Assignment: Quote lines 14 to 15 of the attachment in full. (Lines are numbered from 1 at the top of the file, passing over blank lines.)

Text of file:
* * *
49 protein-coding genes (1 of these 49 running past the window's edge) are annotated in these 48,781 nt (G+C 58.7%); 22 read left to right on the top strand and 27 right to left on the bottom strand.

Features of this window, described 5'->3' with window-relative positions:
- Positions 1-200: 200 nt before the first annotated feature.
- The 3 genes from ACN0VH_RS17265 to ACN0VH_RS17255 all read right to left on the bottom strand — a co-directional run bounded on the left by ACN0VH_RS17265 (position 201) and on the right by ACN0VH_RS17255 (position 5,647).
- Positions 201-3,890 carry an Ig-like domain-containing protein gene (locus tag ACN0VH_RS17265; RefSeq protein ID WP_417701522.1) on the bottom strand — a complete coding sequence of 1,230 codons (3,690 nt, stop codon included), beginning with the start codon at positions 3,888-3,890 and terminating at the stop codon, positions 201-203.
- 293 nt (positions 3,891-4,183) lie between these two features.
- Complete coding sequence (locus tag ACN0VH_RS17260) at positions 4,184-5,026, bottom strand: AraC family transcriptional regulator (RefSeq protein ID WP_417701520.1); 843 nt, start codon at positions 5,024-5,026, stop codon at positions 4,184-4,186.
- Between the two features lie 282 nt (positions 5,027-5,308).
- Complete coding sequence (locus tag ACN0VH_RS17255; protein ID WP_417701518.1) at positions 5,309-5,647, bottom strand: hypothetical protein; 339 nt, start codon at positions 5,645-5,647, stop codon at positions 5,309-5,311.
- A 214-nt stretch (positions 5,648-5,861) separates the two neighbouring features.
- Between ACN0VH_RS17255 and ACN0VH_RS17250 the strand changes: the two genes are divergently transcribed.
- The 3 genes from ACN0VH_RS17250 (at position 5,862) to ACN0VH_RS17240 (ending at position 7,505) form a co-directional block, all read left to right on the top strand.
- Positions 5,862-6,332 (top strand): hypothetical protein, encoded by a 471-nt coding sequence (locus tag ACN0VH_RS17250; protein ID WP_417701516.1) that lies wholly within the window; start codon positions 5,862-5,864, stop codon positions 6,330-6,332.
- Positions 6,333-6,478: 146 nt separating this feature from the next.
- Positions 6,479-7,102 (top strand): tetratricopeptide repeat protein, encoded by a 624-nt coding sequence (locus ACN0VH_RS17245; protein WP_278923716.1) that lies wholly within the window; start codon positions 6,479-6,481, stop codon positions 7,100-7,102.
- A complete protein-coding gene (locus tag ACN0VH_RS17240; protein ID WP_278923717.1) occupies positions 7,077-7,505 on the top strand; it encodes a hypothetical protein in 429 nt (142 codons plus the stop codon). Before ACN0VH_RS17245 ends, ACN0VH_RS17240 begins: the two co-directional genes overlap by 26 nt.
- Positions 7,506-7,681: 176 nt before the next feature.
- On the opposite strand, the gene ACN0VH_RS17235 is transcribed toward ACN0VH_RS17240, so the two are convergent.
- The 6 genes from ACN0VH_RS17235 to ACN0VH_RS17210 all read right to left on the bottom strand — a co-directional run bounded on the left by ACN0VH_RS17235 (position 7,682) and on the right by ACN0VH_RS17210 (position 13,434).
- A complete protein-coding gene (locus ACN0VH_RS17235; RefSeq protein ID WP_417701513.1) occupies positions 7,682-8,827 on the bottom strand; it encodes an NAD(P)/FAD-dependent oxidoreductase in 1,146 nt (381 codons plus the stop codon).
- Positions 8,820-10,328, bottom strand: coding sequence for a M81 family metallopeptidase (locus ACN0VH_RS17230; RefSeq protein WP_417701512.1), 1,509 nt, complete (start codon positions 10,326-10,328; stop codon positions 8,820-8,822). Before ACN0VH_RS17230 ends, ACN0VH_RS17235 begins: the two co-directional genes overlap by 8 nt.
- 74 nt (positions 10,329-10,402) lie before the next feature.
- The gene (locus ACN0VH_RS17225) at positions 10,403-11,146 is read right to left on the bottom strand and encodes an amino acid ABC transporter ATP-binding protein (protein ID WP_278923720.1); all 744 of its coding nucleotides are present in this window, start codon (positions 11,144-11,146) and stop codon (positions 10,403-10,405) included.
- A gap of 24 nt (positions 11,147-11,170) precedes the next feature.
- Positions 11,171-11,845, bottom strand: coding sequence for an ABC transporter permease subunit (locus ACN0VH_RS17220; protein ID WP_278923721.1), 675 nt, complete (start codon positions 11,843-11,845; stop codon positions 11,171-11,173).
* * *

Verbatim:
- Positions 6,333-6,478: 146 nt separating this feature from the next.
- Positions 6,479-7,102 (top strand): tetratricopeptide repeat protein, encoded by a 624-nt coding sequence (locus ACN0VH_RS17245; protein WP_278923716.1) that lies wholly within the window; start codon positions 6,479-6,481, stop codon positions 7,100-7,102.